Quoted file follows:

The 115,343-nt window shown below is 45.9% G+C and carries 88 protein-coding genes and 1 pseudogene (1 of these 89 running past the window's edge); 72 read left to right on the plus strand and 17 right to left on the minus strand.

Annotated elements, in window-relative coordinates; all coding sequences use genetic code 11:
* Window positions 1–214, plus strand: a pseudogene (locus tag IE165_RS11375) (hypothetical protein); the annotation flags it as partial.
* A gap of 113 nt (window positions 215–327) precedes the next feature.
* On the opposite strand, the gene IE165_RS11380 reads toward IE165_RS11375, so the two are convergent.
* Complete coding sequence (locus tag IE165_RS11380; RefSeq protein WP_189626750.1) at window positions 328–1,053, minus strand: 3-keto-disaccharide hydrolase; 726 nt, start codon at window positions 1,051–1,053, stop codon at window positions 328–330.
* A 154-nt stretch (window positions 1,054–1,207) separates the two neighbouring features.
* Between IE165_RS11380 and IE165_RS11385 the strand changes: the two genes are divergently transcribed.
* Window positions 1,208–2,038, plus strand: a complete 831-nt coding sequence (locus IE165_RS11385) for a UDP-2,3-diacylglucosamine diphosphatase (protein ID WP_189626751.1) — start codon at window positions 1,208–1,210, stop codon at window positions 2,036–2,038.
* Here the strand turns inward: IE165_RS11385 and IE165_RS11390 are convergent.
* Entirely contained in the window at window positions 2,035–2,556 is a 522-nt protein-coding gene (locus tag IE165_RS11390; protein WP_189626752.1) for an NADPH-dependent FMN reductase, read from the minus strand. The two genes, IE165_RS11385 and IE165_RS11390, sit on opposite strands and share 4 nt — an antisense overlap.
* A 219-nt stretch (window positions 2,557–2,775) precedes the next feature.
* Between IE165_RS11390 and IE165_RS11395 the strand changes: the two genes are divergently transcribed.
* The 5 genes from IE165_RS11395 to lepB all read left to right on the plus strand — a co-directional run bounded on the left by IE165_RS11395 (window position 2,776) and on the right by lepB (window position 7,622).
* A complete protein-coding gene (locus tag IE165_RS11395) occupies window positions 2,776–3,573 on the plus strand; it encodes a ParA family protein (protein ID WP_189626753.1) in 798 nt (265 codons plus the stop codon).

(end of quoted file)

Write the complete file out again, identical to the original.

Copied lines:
The 115,343-nt window shown below is 45.9% G+C and carries 88 protein-coding genes and 1 pseudogene (1 of these 89 running past the window's edge); 72 read left to right on the plus strand and 17 right to left on the minus strand.

Annotated elements, in window-relative coordinates; all coding sequences use genetic code 11:
* Window positions 1–214, plus strand: a pseudogene (locus tag IE165_RS11375) (hypothetical protein); the annotation flags it as partial.
* A gap of 113 nt (window positions 215–327) precedes the next feature.
* On the opposite strand, the gene IE165_RS11380 reads toward IE165_RS11375, so the two are convergent.
* Complete coding sequence (locus tag IE165_RS11380; RefSeq protein WP_189626750.1) at window positions 328–1,053, minus strand: 3-keto-disaccharide hydrolase; 726 nt, start codon at window positions 1,051–1,053, stop codon at window positions 328–330.
* A 154-nt stretch (window positions 1,054–1,207) separates the two neighbouring features.
* Between IE165_RS11380 and IE165_RS11385 the strand changes: the two genes are divergently transcribed.
* Window positions 1,208–2,038, plus strand: a complete 831-nt coding sequence (locus IE165_RS11385) for a UDP-2,3-diacylglucosamine diphosphatase (protein ID WP_189626751.1) — start codon at window positions 1,208–1,210, stop codon at window positions 2,036–2,038.
* Here the strand turns inward: IE165_RS11385 and IE165_RS11390 are convergent.
* Entirely contained in the window at window positions 2,035–2,556 is a 522-nt protein-coding gene (locus tag IE165_RS11390; protein WP_189626752.1) for an NADPH-dependent FMN reductase, read from the minus strand. The two genes, IE165_RS11385 and IE165_RS11390, sit on opposite strands and share 4 nt — an antisense overlap.
* A 219-nt stretch (window positions 2,557–2,775) precedes the next feature.
* Between IE165_RS11390 and IE165_RS11395 the strand changes: the two genes are divergently transcribed.
* The 5 genes from IE165_RS11395 to lepB all read left to right on the plus strand — a co-directional run bounded on the left by IE165_RS11395 (window position 2,776) and on the right by lepB (window position 7,622).
* A complete protein-coding gene (locus tag IE165_RS11395) occupies window positions 2,776–3,573 on the plus strand; it encodes a ParA family protein (protein ID WP_189626753.1) in 798 nt (265 codons plus the stop codon).